Adding to the list of successful and interesting Science Circle Lectures (SCL), the German House for Research and Innovation (DWIH, New Delhi) organised its second SCL of the year on 16th February 2018 at the German House. Supported by the German Embassy and the University of Bremen, this event revolved around an engaging lecture by Prof Dr Rainer Malaka on the topic of “Empowering Digital Media: Meaningful, Playful and Natural Human Computer Interaction (HCI).”
Presented by Science and Technology Head, German Embassy – Mr Stephan Lanzinger, the event commenced with a welcome address that reinstated the legacy of Germany as a great innovator. Further advocating this, Mr Lanzinger also confirmed the news of Germany’s interest in increasing its spend on R&D from 3 to 3.5% thereby maintaining its position as a global leader in research and development.
Following the welcome address by Mr Lanzinger and a brief introduction by DWIH Director Heike Mock, Prof Malaka’s lecture threw light on the concept of digital media - more appropriately understood as computer assistance systems that bridge the gap to the digital world. Moreover, these are also known to change the way humans work and interact and imparts super-human capabilities. However, according to Dr Malaka, digital media should empower humans as citizens of the digital world and not just be designed to sell products.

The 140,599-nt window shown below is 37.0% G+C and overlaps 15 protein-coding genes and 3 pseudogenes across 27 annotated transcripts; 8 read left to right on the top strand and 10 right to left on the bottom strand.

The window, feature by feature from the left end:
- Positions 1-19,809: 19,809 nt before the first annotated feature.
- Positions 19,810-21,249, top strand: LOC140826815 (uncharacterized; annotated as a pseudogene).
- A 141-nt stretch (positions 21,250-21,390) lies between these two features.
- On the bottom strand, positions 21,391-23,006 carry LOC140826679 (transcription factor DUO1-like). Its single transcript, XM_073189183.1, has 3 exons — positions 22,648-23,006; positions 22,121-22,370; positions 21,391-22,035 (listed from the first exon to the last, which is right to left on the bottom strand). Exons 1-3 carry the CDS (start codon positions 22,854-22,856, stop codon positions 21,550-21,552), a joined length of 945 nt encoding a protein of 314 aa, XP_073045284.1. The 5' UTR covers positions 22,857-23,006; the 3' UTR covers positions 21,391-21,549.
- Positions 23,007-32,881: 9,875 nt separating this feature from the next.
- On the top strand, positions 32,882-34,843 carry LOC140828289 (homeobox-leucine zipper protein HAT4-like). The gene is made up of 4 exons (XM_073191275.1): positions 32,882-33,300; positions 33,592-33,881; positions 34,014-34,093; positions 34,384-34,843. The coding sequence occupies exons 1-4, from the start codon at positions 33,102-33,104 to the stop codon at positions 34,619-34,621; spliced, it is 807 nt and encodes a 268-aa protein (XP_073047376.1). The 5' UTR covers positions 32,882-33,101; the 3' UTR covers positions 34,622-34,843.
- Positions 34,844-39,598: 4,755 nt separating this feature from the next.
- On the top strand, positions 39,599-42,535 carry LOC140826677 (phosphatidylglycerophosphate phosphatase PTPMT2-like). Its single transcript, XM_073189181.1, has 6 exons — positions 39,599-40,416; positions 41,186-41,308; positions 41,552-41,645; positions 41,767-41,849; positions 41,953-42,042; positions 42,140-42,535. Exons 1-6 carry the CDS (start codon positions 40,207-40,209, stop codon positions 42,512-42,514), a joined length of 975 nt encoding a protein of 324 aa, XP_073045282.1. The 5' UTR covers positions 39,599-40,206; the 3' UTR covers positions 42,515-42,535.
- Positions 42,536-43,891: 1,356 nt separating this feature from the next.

Defining the four stages of evolution in the field of HCI i.e. from Ergonomics to Utilitarianism to Hedonism and finally Eudemonia, Dr Malaka stressed on the point of HCI supporting human life in a sustainable manner more specifically in a meaningful, playful and natural way in today’s day and time. This further involves computer engineers designing meaningful HCI which considers human errors and doesn’t take competencies away from them thus having an ideal system of intelligence amplification with smart technology, smart humans and smart interaction.
Additionally, the factor of playfulness with HCI comes out from more meaningful games such as those that drive digital societies and offer data that feed other important purposes. Whereas the feature of being natural defines HCI’s role in supporting age old art forms such as puppetry and sculpting with 3D interaction, animation and pre- visualisation of creativity.
Hence, realising the role of media in shaping digital society and the necessary shift of focus to HCI, Prof Malaka concluded the event by highlighting the three important aspects of HCI i.e. being meaningful to support a conscious mind, increasingly playful to motivate and natural enough to be embodied into other existing processes.